Northampton’s senior night was and proved to be the perfect setting.
The Konkrete Kids entered their senior night and final game of the regular season in a must-win situation to gain their eighth consecutive district playoff berth.
They began the final week needing just one win in their final three games, after an impressive four-game winning streak brought them back in the running.
But the Kids hit the skids when they dropped consecutive games to Parkland (9-1) and Whitehall (7-1). It was time to respond and they quickly did against Nazareth.
Cole Rufe isn’t satisfied. He may never be.
However, the senior could reach some satisfaction with the Northampton baseball team this spring. He is a key member of the Konkrete Kids’ rotation that certainly will shape their season.
“I am never satisfied in what I do,” said the junior. “Whatever I do, I figure that I can do better. But I feel like I am where I should be at this point of the season. I know I just have to keep working hard.
“If I can be the leader in pitching (categories), then maybe I’ll be satisfied.”
Northampton’s track program had a productive two days at the East Penn Conference meet as well as during the regular season.
The Konkrete Kids had six medal winners at the EPC meet, and each of them advanced to the PIAA District 11 meet at Whitehall High School this week. Overall, the Kids sent 22 girls and 19 boys to the two-day event, which was pushed backed to Wednesday and Thursday of this week.
“We’ve had a pretty good year,” said head coach Tim Caffrey. “All of our athletes performed well and they should continue to succeed in the district meet.
For the Northampton baseball team, it certainly was gut-check time.
Head coach Mick Sugra envisioned his team getting into the play-in game of the District 11 Class 6A tournament.
But the Konkrete Kids entered Wednesday night’s season finale at home needing a win over Nazareth on their senior night to grab a spot. That result was past Press deadlines.
They had a 9-10 record and were in the midst of a roller-coaster two weeks that saw them potentially peaking at the right time to treading water near the bottom.
Kyle Morin knew this could be a special year for him. So far, the senior is doing his part to help his teammates make a district run.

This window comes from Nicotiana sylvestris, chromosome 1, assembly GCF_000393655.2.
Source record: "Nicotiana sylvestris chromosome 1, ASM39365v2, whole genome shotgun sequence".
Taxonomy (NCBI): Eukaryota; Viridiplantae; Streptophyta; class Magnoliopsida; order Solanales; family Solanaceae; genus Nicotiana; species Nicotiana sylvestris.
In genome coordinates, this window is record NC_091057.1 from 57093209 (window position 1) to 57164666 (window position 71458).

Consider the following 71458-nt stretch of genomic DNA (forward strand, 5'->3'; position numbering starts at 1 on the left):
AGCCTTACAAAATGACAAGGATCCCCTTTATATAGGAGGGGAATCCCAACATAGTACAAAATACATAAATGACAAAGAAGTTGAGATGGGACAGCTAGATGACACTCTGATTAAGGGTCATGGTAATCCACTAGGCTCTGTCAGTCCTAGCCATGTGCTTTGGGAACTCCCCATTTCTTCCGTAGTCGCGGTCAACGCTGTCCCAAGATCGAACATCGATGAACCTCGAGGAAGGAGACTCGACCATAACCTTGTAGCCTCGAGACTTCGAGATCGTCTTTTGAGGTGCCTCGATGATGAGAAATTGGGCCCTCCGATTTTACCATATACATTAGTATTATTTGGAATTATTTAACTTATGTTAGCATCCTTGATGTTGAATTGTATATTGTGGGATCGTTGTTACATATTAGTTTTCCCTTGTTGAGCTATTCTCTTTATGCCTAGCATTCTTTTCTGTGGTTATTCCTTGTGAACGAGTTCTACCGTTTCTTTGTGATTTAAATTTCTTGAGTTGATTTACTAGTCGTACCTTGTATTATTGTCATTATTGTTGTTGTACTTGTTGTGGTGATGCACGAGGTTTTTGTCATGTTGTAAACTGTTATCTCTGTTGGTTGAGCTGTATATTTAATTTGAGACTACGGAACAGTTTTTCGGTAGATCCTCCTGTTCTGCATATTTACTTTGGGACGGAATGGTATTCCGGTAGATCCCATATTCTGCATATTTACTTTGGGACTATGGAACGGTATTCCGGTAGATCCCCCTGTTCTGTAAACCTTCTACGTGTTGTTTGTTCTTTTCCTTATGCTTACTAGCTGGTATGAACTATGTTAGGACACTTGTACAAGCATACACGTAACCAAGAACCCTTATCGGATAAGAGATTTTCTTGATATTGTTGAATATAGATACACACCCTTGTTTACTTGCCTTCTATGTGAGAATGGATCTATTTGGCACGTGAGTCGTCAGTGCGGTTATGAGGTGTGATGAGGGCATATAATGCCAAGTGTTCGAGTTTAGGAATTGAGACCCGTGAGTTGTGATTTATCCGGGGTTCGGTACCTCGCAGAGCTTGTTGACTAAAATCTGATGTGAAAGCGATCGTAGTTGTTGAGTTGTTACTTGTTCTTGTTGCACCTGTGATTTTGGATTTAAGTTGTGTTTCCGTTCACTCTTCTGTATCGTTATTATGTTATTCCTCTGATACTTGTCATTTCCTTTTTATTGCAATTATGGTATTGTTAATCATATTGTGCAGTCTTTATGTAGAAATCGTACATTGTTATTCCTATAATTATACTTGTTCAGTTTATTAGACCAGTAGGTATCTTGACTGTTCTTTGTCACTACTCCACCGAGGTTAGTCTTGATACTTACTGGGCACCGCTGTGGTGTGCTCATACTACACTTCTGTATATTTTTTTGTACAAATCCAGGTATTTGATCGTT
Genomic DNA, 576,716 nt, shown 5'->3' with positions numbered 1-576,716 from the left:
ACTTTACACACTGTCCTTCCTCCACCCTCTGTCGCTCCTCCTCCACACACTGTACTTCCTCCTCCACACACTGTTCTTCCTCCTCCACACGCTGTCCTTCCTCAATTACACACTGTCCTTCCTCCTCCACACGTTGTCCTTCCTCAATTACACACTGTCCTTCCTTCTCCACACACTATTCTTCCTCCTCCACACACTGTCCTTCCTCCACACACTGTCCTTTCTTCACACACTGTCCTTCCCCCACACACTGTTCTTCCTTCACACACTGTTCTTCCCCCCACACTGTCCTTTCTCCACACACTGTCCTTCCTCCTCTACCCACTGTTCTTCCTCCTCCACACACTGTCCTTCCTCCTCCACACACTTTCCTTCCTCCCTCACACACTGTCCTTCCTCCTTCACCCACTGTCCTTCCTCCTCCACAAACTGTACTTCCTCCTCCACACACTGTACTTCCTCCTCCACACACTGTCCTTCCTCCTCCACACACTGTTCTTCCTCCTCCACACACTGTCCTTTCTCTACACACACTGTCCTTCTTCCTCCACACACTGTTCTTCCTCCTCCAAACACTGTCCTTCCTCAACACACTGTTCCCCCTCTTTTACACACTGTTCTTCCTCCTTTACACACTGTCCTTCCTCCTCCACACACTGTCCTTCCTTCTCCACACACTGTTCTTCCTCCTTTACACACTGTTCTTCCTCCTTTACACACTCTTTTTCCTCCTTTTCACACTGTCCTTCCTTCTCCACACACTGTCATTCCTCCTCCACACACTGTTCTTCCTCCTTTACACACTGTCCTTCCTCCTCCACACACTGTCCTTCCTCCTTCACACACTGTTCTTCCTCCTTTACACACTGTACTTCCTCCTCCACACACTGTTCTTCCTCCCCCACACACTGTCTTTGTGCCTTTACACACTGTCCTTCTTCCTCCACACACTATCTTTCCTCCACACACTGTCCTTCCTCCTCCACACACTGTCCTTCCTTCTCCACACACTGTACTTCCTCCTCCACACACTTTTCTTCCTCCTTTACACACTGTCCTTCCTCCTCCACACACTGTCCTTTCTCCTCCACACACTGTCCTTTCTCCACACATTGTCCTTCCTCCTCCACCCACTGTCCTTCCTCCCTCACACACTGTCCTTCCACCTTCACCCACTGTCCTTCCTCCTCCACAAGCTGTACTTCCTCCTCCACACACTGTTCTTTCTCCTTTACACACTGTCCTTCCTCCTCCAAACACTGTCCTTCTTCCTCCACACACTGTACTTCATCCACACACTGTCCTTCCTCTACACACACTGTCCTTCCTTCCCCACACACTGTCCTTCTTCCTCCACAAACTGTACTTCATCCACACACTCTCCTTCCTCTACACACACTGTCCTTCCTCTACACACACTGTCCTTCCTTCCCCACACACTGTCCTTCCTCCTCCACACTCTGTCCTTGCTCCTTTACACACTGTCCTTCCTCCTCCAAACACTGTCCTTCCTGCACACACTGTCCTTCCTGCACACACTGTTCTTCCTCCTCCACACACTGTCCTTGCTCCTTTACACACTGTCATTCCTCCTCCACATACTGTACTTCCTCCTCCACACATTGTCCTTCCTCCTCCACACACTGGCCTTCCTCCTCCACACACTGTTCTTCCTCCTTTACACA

Through Northampton’s first 14 games of the season, Morin was among the team leaders in batting average (. 469) and hits (23).
But for Morin, it runs deeper.
Over the past four years, Morin has watched how the Konkrete Kids’ program has operated, and he has realized it was time to become totally immersed.
When he walked into the Baseball Hall of Fame, Northampton head baseball coach Mick Sugra admittedly was in awe.
“Here’s little me right in the middle of all of this baseball history,” said Sugra. “It really stops you in your tracks.
“I have been around baseball my while life, but this is the first time in 40 years that I have been to something like this. It’s crazy”
Over the past two weeks, Northampton’s baseball team has fallen victim to Murphy’s law.
For the Konkrete Kids, whatever can possibly can go wrong has for them. Monday’s 18-13 slugfest loss to Allentown Central Catholic marked their fifth consecutive defeat leaving them with a 5-8 overall record, having a number of games in which they led eventually flipped against them by a big one-run inning.
Also, the Kids recently had four players leave for a school conference, causing them to miss a few games.
One bad inning.
For the past few weeks, it is the one facet that has troubled the Northampton baseball team.
In three of their four defeats, the Konkrete Kids have been victimized by the one inning that could easily reverse their record from 5-4 to 8-1.
“It has been 18 of 21 innings,” reflected Kids’ head coach Mick Sugra. “It is a one-run inning. We’re controlling it by putting guys on base. We have to be able to recognize when it happens. We won 18 of the 21 innings.
“It has been a roller coaster for us.”
Throughout his baseball career, Brittain Shander has managed to stay within the fundamentals. The Northampton junior is witnessing how his approach is paying dividends for him and his team this season.
“I just try to keep it simple and keep my balance,” said Shander in reference to his batting stance. “I just go out there and try as hard as I can. I haven’t really tried anything new. I just try to hit the ball as square as I can.”
When they dropped a pair of consecutive games to Emmaus and Allentown Central Catholic, Northampton’s baseball team suddenly had its momentum stopped.
However, the Kids rebounded with an impressive 10-0 win over Dieruff Monday, but they couldn’t stay on track as they dropped a 6-3 decision to Parkland Tuesday.
After they won their first three games in impressive fashion, the Kids now have lost three of their last four games (4-3).
The Kids suffered consecutive defeats, a 10-0 defeat to Emmaus and a 7-2 defeat to Central Catholic.